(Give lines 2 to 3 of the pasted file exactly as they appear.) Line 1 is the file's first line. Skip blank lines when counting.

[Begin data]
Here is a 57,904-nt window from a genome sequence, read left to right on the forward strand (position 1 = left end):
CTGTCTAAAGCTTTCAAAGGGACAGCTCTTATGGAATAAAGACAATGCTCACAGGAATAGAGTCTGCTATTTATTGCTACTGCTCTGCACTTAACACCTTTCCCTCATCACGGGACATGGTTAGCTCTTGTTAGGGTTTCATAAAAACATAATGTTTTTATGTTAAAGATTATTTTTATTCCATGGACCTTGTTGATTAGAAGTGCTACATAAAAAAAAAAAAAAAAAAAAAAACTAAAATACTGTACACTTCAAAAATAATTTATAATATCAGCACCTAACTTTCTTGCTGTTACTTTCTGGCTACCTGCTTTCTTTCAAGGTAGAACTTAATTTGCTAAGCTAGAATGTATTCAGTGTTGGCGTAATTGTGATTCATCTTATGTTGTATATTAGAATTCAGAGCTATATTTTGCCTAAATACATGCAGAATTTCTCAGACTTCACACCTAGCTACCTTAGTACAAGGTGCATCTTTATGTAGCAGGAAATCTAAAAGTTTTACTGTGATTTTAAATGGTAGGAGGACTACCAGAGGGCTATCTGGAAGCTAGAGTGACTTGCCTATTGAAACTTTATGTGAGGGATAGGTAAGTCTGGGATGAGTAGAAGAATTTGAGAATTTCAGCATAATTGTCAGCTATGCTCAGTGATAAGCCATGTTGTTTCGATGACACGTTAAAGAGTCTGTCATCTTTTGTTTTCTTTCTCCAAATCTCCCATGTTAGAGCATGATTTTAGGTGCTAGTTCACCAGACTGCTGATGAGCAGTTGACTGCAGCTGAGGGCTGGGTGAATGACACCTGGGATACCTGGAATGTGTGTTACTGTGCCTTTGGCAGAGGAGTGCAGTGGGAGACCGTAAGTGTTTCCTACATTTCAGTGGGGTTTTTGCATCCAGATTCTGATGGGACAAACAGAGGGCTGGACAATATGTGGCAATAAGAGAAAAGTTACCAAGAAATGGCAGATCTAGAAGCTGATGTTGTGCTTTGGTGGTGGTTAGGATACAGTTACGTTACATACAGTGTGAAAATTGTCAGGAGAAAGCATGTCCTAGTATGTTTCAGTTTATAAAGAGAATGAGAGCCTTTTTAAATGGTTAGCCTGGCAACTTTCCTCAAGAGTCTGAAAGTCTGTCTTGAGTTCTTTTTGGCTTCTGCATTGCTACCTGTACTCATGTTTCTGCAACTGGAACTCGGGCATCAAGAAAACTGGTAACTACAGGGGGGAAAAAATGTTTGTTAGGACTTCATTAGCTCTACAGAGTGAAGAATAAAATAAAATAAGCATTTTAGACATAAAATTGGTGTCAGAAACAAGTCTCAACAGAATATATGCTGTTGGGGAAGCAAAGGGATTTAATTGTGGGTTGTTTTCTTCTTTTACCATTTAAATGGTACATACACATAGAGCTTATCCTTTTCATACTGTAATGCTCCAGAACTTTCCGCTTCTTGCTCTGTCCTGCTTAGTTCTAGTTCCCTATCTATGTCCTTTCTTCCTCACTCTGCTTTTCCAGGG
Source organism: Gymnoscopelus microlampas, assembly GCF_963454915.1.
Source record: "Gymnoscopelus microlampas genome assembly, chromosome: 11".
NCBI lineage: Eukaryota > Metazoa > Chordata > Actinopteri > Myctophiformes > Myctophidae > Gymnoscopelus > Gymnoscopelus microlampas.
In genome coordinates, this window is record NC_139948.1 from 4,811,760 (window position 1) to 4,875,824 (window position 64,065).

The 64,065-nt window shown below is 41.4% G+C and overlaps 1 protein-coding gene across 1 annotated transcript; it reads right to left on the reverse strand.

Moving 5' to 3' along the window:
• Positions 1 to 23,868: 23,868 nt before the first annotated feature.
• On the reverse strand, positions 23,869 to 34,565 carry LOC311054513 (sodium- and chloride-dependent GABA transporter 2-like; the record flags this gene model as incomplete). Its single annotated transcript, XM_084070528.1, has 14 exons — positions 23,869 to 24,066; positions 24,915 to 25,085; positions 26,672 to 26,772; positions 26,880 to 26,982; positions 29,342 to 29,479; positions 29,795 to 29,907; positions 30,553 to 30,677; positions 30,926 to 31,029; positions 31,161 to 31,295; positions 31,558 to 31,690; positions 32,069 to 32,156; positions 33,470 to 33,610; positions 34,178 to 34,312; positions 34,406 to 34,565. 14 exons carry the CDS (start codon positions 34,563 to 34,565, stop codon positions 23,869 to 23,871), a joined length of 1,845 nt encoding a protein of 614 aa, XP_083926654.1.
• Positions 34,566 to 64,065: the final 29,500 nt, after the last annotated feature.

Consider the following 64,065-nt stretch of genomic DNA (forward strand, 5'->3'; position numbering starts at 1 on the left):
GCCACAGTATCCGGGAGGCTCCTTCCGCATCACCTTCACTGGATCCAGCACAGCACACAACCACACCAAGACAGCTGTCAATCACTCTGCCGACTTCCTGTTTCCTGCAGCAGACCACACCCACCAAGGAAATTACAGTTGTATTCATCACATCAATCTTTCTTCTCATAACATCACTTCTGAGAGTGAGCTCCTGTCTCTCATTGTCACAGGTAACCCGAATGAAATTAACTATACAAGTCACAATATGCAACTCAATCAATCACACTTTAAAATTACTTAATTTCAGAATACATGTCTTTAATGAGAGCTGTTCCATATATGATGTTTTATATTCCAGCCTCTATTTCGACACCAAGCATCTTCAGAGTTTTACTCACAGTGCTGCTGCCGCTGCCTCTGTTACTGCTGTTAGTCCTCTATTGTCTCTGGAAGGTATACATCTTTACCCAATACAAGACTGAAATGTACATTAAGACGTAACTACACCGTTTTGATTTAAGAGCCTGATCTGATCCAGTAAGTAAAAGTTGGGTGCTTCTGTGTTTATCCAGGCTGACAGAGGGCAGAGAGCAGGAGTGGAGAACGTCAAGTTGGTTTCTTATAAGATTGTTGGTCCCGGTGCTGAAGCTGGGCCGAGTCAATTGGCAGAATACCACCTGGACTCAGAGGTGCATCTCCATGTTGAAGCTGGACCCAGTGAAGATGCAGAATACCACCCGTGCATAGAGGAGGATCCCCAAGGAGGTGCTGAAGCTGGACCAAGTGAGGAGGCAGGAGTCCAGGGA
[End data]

CTGTCTAAAGCTTTCAAAGGGACAGCTCTTATGGAATAAAGACAATGCTCACAGGAATAGAGTCTGCTATTTATTGCTACTGCTCTGCACTTAACACCTTTCCCTCATCACGGGACATGGTTAGCTCTTGTTAGGGTTTCATAAAAACATAATGTTTTTATGTTAAAGATTATTTTTATTCCATGGACCTTGTTGATTAGAAGTGCTACATAAAAAAAAAAAAAAAAAAAAAAACTAAAATACTGTACACTTCAAAAATAATTTATAATATCAGCACCTAACTTTCTTGCTGTTACTTTCTGGCTACCTGCTTTCTTTCAAGGTAGAACTTAATTTGCTAAGCTAGAATGTATTCAGTGTTGGCGTAATTGTGATTCATCTTATGTTGTATATTAGAATTCAGAGCTATATTTTGCCTAAATACATGCAGAATTTCTCAGACTTCACACCTAGCTACCTTAGTACAAGGTGCATCTTTATGTAGCAGGAAATCTAAAAGTTTTACTGTGATTTTAAATGGTAGGAGGACTACCAGAGGGCTATCTGGAAGCTAGAGTGACTTGCCTATTGAAACTTTATGTGAGGGATAGGTAAGTCTGGGATGAGTAGAAGAATTTGAGAATTTCAGCATAATTGTCAGCTATGCTCAGTGATAAGCCATGTTGTTTCGATGACACGTTAAAGAGTCTGTCATCTTTTGTTTTCTTTCTCCAAATCTCCCATGTTAGAGCATGATTTTAGGTGCTAGTTCACCAGACTGCTGATGAGCAGTTGACTGCAGCTGAGGGCTGGGTGAATGACACCTGGGATACCTGGAATGTGTGTTACTGTGCCTTTGGCAGAGGAGTGCAGTGGGAGACCGTAAGTGTTTCCTACATTTCAGTGGGGTTTTTGCATCCAGATTCTGATGGGACAAACAGAGGGCTGGACAATATGTGGCAATAAGAGAAAAGTTACCAAGAAATGGCAGATCTAGAAGCTGATGTTGTGCTTTGGTGGTGGTTAGGATACAGTTACGTTACATACAGTGTGAAAATTGTCAGGAGAAAGCATGTCCTAGTATGTTTCAGTTTATAAAGAGAATGAGAGCCTTTTTAAATGGTTAGCCTGGCAACTTTCCTCAAGAGTCTGAAAGTCTGTCTTGAGTTCTTTTTGGCTTCTGCATTGCTACCTGTACTCATGTTTCTGCAACTGGAACTCGGGCATCAAGAAAACTGGTAACTACAGGGGGGAAAAAATGTTTGTTAGGACTTCATTAGCTCTACAGAGTGAAGAATAAAATAAAATAAGCATTTTAGACATAAAATTGGTGTCAGAAACAAGTCTCAACAGAATATATGCTGTTGGGGAAGCAAAGGGATTTAATTGTGGGTTGTTTTCTTCTTTTACCATTTAAATGGTACATACACATAGAGCTTATCCTTTTCATACTGTAATGCTCCAGAACTTTCCGCTTCTTGCTCTGTCCTGCTTAGTTCTAGTTCCCTATCTATGTCCTTTCTTCCTCACTCTGCTTTTCCAGGG
Source organism: Gymnoscopelus microlampas, assembly GCF_963454915.1.